My last service, for a while.
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Coffee with the Soferet!

I'm not sure how long I've been reading Netivat Sofrut, Aviel Barclay's "diary of a soferet." It's been a part of the landscape of my blogosphere for ages. Once upon a time her blog's tagline reminded readers that if we hadn't said the bracha for Torah study yet today we should do so before reading, since we were guaranteed to encounter some Torah on her pages. I think that was the first thing about Aviel that made me want to know her.

Many of her posts stay with me long after their posting date. Like Derekh Sofrut, which tells the story of her journey to this work. And Hardcore teen sofrut, which includes a wonderful anecdote about a sleeveless dress and preconceptions relating to modesty. And Hamotzi Lechem Min Ha-Aretz, a story about wheat and bread and Torah. In the sidebar of her blog, Aviel describes herself as a "scribal evangelist," writing,

As the only living certified Soferet (סופרת - female Jewish ritual scribe) & the first woman to practice sofrut (creation of sacred Hebrew texts) in over 200 years, I feel an obligation to blog about my experiences of The Work.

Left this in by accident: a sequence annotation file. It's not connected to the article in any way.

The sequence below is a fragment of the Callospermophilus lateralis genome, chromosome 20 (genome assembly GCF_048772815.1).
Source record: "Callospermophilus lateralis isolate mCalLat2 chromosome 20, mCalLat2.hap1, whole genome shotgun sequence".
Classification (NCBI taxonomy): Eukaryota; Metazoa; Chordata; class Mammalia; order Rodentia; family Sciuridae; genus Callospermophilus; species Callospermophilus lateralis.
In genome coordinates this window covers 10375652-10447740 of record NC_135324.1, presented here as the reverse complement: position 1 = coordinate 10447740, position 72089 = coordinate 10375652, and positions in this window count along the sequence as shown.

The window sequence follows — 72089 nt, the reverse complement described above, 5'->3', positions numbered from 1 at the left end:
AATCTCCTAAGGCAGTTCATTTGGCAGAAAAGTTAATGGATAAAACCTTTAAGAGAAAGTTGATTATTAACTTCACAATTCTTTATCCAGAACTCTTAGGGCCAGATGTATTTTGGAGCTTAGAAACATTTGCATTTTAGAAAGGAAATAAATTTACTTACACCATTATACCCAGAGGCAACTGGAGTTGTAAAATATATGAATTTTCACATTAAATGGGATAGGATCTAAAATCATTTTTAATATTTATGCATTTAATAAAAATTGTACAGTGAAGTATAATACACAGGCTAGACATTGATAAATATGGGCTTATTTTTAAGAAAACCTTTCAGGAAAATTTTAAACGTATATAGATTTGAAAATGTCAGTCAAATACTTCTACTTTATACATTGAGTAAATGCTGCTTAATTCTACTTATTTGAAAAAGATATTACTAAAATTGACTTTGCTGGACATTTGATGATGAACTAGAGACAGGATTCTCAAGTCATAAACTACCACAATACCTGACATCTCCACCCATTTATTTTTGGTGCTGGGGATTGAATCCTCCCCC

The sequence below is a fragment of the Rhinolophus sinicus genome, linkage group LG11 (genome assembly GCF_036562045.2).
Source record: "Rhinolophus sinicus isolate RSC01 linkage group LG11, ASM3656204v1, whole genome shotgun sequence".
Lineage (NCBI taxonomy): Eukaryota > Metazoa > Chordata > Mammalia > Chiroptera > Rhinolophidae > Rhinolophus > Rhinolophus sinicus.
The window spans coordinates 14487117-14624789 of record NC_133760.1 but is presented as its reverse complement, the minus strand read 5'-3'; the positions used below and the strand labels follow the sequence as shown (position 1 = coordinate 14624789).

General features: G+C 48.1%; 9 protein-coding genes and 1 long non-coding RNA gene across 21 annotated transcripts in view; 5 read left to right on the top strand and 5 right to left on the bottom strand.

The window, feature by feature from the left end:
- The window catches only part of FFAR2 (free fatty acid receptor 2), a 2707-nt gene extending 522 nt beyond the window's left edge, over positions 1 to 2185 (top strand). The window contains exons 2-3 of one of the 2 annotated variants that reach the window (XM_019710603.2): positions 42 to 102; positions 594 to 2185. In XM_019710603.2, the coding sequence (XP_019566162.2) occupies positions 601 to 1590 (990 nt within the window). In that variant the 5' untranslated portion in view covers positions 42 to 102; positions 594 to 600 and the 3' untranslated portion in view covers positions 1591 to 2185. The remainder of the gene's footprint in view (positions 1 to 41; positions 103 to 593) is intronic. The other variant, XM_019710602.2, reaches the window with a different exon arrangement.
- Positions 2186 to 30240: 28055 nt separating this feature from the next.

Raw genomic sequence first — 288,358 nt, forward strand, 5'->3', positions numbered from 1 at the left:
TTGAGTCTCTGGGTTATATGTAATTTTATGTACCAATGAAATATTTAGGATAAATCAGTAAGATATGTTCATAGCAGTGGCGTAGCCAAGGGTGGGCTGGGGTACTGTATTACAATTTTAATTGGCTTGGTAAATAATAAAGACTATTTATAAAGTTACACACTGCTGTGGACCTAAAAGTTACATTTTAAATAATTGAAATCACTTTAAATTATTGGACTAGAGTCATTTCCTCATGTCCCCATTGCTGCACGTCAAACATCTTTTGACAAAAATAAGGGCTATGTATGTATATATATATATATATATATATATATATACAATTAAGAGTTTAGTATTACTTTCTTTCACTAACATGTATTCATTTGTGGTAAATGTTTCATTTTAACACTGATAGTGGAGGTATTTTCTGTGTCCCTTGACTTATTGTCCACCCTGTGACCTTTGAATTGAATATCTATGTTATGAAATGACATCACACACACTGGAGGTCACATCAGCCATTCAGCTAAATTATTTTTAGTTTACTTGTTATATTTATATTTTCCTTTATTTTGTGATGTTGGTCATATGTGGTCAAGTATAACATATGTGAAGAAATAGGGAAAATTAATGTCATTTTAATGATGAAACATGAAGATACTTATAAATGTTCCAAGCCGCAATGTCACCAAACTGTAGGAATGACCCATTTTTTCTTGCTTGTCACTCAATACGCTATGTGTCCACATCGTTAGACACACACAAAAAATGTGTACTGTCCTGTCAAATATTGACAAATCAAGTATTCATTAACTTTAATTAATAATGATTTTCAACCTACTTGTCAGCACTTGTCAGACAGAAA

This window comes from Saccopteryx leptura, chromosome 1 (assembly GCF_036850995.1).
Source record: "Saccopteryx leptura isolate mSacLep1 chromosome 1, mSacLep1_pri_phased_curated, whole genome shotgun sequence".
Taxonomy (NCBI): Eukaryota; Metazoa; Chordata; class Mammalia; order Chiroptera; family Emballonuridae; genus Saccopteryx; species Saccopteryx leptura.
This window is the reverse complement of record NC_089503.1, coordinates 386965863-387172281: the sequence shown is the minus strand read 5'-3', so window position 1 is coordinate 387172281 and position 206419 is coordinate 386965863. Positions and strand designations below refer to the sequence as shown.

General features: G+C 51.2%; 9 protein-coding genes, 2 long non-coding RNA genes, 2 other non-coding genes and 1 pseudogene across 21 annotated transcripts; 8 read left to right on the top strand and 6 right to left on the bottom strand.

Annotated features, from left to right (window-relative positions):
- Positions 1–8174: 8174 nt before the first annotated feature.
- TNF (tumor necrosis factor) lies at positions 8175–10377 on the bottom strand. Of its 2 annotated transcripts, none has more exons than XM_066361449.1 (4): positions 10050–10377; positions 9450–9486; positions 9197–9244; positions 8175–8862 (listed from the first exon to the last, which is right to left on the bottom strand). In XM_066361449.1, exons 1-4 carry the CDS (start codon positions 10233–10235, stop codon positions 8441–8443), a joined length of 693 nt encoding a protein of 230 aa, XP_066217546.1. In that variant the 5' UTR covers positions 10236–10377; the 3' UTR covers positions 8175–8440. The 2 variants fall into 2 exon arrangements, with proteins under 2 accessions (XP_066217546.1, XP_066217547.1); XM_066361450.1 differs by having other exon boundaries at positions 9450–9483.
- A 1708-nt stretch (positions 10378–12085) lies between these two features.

Today I had the profound pleasure of making our online relationship into an in-person one! We met at Uncommon Grounds in Saratoga Springs, a delightful indie coffeeshop complete with painted hammered-tin ceilings, shiny art, and a zillion different coffee drinks chalked in rainbow colors on a set of enormous blackboards. We spent two hours there, completely oblivious to the passage of time.

We talked about her life, and mine; about the work that brought her out here (speaking at Skidmore, and the chance to stay with Rabbi Linda Motzkin and Rabbi Jonathan Rubenstein, both of whom I met  briefly); about what I've been up to (hospital chaplaincy) and what she's been up to (curing deer skins into usable form -- expect a blog post from her about that soon.) We talked about the preconceptions liberal Jews tend to have about Orthodox Jews, and vice versa; about interfaith dialogue and friendships; about rabbis and imams and teachers and students; about what we learn in relationships; about the joys of davvening in a variety of Jewish settings.

I felt like I'd known her for years. Of course, I had; I just didn't know what she looked like or sounded like, or what it would feel like to sit across a table from her and talk. It's too bad Vancouver is so far from western Massachusetts; something tells me we'd have regular dates for coffee, study, and conversation if we didn't live on opposite ends of the continent. Well -- there's always the internet, and I feel blessed to have Aviel in my life in any context.

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